G. R. No. 150656 - April 29, 2003
MARGARITA ROMUALDEZ-LICAROS, Petitioner, vs. ABELARDO B. LICAROS, Respondent.
This is a petition for review on certiorari1 to annul the Decision2 dated 9 August 2001 of the Court of Appeals in CA-G.R. SP No. 58487, as well as the Resolution dated 23 October 2001 denying the motion for reconsideration. The Court of Appeals dismissed the petition to annul the following decisions3 rendered by Branch 143 of the Regional Trial Court of Makati:
The antecedent facts as found by the Court of Appeals are as follows:
As required by law, the case was referred to Trial Prosecutor Bruselas, Jr. to find out any possible collusion between the parties in the case. Thereafter, with the negative report of collusion, Abelardo was allowed to present his evidence ex-parte. On November 8, 1991, the Decision (Annex "A", Petition) was handed down in Civil Case No. 91-1757 declaring the marriage between Abelardo and Margarita null and void.
Almost nine (9) years later, on April 28, 2000, the petition at bench was commenced when Margarita received a letter dated November 18, 1991 from a certain Atty. Angelo Q. Valencia informing her that she no longer has the right to use the family name "Licaros" inasmuch as her marriage to Abelardo had already been judicially dissolved by the Regional Trial Court of Makati on November 8, 1991. Asseverating to have immediately made some verifications and finding the information given to be true, petitioner commenced the instant petition on the following grounds:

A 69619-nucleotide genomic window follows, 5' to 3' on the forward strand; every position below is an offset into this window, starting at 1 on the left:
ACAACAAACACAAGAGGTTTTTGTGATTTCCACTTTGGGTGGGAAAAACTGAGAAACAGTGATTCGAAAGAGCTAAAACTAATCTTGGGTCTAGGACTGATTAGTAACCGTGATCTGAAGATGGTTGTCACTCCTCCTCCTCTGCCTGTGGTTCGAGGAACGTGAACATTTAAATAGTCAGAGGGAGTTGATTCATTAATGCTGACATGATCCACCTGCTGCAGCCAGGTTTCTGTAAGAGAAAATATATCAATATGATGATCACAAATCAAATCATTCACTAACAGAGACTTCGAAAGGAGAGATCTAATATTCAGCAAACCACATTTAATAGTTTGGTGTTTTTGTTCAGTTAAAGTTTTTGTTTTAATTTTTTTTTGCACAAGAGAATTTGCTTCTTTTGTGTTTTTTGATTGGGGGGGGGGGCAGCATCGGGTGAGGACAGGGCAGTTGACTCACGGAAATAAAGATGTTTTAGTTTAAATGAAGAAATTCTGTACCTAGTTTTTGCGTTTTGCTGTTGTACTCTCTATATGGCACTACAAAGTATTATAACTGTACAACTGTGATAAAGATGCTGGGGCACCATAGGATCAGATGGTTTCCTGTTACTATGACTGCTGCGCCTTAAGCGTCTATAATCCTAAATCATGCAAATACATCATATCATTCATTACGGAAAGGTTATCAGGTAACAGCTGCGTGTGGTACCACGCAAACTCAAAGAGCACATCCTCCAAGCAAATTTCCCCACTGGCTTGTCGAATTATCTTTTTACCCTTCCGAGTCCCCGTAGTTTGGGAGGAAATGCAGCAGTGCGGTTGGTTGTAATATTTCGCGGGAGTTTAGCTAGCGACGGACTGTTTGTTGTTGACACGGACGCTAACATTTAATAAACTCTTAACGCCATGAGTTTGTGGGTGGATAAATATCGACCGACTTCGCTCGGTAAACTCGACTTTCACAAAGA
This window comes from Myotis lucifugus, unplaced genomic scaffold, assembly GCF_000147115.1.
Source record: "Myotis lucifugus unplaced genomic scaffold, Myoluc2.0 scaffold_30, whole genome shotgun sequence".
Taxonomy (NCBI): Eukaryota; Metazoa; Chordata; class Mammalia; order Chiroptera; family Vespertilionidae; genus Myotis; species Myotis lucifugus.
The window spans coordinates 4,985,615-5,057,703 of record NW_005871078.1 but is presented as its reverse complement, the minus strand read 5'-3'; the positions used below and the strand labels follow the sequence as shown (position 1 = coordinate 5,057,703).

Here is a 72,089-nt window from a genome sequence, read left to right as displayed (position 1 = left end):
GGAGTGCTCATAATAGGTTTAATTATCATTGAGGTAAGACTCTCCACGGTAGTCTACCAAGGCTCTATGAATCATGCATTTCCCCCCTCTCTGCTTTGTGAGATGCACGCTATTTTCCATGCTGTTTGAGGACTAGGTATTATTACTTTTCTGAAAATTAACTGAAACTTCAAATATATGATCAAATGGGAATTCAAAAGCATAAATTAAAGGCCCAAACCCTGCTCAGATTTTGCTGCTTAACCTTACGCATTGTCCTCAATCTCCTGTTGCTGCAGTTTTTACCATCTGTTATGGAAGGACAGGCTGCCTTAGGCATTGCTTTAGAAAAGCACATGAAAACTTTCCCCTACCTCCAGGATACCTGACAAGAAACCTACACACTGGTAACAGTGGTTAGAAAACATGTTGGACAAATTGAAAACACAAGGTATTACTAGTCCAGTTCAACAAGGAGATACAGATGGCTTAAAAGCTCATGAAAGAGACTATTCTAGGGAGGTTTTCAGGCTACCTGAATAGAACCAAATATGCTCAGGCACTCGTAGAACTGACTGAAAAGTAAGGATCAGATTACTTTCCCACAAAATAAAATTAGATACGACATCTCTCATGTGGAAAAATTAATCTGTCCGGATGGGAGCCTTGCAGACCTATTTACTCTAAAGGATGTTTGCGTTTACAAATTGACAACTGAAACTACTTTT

The Ruling of the Court of Appeals
The Court of Appeals debunked the claim of Margarita that there was extrinsic fraud in the preparation and filing by Abelardo of the Petition for Dissolution of Conjugal Partnership of Gains and its annex, the Agreement of Separation of Properties. The Court of Appeals stated:
The Court of Appeals also rejected Margaritas claim that the trial court lacked jurisdiction to hear and decide the Petition for Declaration of Nullity of Marriage for improper service of summons on her. The case involves the marital status of the parties, which is an action in rem or quasi in rem. The Court of Appeals ruled that in such an action the purpose of service of summons is not to vest the trial court with jurisdiction over the person of the defendant, but "only" to comply with due process. The Court of Appeals concluded that any irregularity in the service of summons involves due process which does not destroy the trial courts jurisdiction over the res which is the parties marital status. Neither does such irregularity invalidate the judgment rendered in the case. Thus, the Court of Appeals dismissed the petition for annulment of judgment, stating that:
Hence, the instant petition.